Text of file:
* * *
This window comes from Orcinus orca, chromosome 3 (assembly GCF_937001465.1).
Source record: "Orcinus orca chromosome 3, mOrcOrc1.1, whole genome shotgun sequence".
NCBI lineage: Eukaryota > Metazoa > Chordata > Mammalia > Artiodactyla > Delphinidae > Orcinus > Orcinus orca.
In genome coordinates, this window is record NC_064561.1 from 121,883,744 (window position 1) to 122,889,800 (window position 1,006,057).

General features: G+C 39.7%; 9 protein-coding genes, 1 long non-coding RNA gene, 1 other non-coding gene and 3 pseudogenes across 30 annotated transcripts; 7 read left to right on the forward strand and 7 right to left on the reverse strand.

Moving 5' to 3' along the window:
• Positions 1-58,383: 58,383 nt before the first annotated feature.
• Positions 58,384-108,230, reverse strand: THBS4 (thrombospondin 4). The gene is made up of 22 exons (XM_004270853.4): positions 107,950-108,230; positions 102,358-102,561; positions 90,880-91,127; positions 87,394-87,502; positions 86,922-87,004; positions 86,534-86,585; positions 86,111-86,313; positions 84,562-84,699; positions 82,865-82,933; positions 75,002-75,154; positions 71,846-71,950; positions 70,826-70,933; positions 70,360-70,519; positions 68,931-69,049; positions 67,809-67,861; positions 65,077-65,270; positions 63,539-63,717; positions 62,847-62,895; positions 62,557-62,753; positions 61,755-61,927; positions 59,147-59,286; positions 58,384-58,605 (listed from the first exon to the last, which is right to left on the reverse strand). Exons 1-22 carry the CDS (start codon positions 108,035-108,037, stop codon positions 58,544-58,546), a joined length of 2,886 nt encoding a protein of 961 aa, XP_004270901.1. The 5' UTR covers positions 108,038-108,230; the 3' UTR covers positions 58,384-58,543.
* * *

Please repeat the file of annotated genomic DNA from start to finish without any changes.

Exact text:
This window comes from Orcinus orca, chromosome 3 (assembly GCF_937001465.1).
Source record: "Orcinus orca chromosome 3, mOrcOrc1.1, whole genome shotgun sequence".
NCBI lineage: Eukaryota > Metazoa > Chordata > Mammalia > Artiodactyla > Delphinidae > Orcinus > Orcinus orca.
In genome coordinates, this window is record NC_064561.1 from 121,883,744 (window position 1) to 122,889,800 (window position 1,006,057).

General features: G+C 39.7%; 9 protein-coding genes, 1 long non-coding RNA gene, 1 other non-coding gene and 3 pseudogenes across 30 annotated transcripts; 7 read left to right on the forward strand and 7 right to left on the reverse strand.

Moving 5' to 3' along the window:
• Positions 1-58,383: 58,383 nt before the first annotated feature.
• Positions 58,384-108,230, reverse strand: THBS4 (thrombospondin 4). The gene is made up of 22 exons (XM_004270853.4): positions 107,950-108,230; positions 102,358-102,561; positions 90,880-91,127; positions 87,394-87,502; positions 86,922-87,004; positions 86,534-86,585; positions 86,111-86,313; positions 84,562-84,699; positions 82,865-82,933; positions 75,002-75,154; positions 71,846-71,950; positions 70,826-70,933; positions 70,360-70,519; positions 68,931-69,049; positions 67,809-67,861; positions 65,077-65,270; positions 63,539-63,717; positions 62,847-62,895; positions 62,557-62,753; positions 61,755-61,927; positions 59,147-59,286; positions 58,384-58,605 (listed from the first exon to the last, which is right to left on the reverse strand). Exons 1-22 carry the CDS (start codon positions 108,035-108,037, stop codon positions 58,544-58,546), a joined length of 2,886 nt encoding a protein of 961 aa, XP_004270901.1. The 5' UTR covers positions 108,038-108,230; the 3' UTR covers positions 58,384-58,543.